Bryan Caplan  

Gilens vs. the Political Externalities of Immigration

PRINT
How Much do 99 Weeks of Unempl... Did the Dot.Com Boom Boost GDP...
Martin Gilens isn't known for his work on immigration.  Yet strangely, his two best-known books - Why Americans Hate Welfare and Affluence and Influence - have major implications about the effect of immigration on American politics.  Everyone worried about the political externalities of immigration ought to read them and reflect.

In Why Americans Hate Welfare, Martin Gilens essentially blames the relatively small size of the American welfare state on racism.  People don't like helping poor people who don't look like them.  As a result, ethnically diverse countries like the U.S. have smaller welfare states.

Although I'm a staunch opponent of the welfare state, Gilens' story makes a lot of sense.  My main reservation: We shouldn't confuse diminished benevolence with malevolence.  White Americans clearly care about non-white Americans; they just don't care about them as much as they care about white Americans.

What would happen, though, if Americans lived side-by-side with people they truly disliked? We should expect an even bigger negative effect on public support for the welfare state.  And if Americans truly dislike anyone, it's "foreigners."  Many can't even pronounce the word "foreigner" without hostility.  The upshot: Even if immigrants vote staunchly in favor of the welfare state, their presence reduces native support for the welfare state.  The net effect of immigration on the size of the welfare state is therefore ambiguous

If you're a conservative or libertarian who fears the "political externalities" of immigration, Why Americans Hate Welfare suggests that your concerns may be displaced.  The key word, though, is "may."  Gilens presents no specific evidence about the effect of immigration on the welfare state.  Two of my former students, Zac Gochenour and Alex Nowrasteh, have been studying this question in depth, but the jury is still out. 

Gilens' latest book, Affluence and Influence, undermines the political externalities argument much more directly.  His main finding is that American democracy is far more responsive to the policy preferences of the rich than the poor.  In fact, the poor and middle class have almost no influence at all.  If Gilens is right, granting citizenship to even staunchly statist immigrants is almost politically harmless... unless they're rich.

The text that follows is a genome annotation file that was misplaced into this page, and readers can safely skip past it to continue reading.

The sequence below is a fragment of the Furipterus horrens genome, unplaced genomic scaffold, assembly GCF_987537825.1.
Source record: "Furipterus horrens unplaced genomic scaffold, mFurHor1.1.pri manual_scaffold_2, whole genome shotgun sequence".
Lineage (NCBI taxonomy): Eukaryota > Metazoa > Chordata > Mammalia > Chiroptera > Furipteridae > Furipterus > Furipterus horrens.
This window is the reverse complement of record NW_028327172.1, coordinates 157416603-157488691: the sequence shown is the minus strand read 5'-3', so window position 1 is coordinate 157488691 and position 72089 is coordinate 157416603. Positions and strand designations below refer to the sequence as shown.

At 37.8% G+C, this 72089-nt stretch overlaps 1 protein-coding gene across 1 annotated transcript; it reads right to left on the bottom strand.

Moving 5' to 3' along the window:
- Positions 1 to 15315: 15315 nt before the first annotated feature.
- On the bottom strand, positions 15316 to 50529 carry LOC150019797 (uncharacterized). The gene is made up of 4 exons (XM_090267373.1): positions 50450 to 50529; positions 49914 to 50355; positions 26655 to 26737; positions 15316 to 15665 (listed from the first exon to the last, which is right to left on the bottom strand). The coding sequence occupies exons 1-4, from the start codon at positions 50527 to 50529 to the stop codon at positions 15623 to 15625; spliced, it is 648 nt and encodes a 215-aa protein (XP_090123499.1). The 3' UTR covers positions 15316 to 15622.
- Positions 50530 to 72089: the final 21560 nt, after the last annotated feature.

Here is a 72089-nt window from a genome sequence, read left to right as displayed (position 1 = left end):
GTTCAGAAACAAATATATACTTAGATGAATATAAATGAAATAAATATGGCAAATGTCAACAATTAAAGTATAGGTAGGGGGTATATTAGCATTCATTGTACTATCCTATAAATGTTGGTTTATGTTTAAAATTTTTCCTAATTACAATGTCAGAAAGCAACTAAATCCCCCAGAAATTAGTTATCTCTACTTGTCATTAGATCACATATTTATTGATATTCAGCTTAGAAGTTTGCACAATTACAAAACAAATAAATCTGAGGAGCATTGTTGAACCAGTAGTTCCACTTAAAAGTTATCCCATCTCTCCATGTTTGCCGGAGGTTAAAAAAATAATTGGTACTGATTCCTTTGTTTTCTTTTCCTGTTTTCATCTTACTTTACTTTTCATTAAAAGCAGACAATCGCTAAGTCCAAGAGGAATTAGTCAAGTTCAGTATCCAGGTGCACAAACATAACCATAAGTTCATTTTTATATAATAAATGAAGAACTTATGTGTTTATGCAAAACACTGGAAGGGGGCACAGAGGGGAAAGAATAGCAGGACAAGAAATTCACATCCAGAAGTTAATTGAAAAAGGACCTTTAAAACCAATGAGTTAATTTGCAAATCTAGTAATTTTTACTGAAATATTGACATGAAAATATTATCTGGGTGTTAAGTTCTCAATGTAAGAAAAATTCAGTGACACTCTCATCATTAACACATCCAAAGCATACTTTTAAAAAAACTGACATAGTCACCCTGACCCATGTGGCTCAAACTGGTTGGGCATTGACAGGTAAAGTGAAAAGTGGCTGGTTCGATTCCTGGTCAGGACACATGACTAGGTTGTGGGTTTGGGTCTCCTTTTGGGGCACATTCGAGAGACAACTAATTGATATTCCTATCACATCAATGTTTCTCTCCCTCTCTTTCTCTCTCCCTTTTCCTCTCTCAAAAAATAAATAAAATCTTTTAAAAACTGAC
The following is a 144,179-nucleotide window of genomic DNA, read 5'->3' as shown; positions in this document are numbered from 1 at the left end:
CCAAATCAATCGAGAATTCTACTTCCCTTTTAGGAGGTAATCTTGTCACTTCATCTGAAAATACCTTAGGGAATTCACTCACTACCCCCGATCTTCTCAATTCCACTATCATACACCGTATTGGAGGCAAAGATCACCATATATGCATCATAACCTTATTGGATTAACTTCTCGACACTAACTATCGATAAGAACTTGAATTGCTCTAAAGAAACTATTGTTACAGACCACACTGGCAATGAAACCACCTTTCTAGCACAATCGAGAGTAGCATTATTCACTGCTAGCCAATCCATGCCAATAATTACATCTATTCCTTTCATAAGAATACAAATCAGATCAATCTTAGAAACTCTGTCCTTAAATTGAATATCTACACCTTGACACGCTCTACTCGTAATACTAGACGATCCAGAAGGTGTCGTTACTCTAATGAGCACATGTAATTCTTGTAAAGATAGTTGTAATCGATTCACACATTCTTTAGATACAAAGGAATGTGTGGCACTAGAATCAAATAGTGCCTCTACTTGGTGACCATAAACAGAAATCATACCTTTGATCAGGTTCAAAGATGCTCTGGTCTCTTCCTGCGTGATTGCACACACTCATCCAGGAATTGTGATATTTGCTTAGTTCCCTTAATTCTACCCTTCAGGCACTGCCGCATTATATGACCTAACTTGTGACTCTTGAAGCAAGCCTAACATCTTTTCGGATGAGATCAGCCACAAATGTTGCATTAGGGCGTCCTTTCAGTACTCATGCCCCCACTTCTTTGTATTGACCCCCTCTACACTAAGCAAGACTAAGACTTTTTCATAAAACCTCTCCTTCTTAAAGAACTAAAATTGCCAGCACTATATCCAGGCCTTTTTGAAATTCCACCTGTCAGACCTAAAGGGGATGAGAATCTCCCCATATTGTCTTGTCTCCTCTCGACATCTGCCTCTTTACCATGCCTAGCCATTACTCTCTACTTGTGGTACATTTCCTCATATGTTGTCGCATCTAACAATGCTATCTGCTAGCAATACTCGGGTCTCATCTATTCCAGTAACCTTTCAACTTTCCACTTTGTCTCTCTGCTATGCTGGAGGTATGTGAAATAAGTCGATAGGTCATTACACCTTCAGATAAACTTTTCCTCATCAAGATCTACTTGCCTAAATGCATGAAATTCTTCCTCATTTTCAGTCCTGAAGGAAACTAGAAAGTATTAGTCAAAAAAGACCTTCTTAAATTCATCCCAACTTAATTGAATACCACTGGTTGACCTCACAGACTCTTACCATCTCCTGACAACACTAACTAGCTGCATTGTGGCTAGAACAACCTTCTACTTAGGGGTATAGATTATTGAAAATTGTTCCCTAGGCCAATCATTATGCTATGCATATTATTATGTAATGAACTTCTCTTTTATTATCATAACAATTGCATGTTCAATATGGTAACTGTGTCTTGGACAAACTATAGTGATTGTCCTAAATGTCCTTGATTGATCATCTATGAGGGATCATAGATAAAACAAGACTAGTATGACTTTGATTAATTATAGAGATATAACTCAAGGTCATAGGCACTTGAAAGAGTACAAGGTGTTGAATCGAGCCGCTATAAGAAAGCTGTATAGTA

I say "almost" because low-income immigration would slightly alter the identity of the (relatively) rich.  Gilens focuses on the 90th percentile of the income distribution.  So suppose you begin with 100 million native-born Americans.  If you admit 100 million new immigrants with below-median income - a doubling of the population - Americans who used to be at the 80th percentile of the income distribution become the new 90th percentile.  For immigrant inflows of realistic magnitude, though, you'd need a microscope to detect this effect.

Fair disclosure: Gilens' analysis does imply that one kind of immigrant is far more politically dangerous than the staunchest nativists have ever imagined: high-income statists.  While many elites from statist countries come here because they cherish our freer society, this is far from universal.  Plenty come for purely for American money and American lifestyle.  Philosophically, they still embrace their countries' socialist, nationalist, and theocratic traditions.  If these statist elites vote, our politicians will pay attention.  If enough come, we'll suffer under their yoke.

Slogan: The immigrants to fear aren't Mexican laborers, but French professors.

P.S. In case I haven't been blunt enough, I oppose immigration restrictions against people regardless of their political beliefs or income.  My claim is purely descriptive: We probably underestimate the negative political externalities of high-income statists - and overestimate the negative political externalities of everyone else.



COMMENTS (9 to date)
C writes:

Bryan should give us his thoughts on the disparate impact doctrine that is directly tied to changing demographics. That is far more impactful to most "regular" Americans (given its relevance to hiring and education) than the welfare state effects he is describing.

To provide more context, the harmful effects of disparate impact include the destruction of the possibility of a meritocracy, skewed hiring standards, and backlash racism...

Philo writes: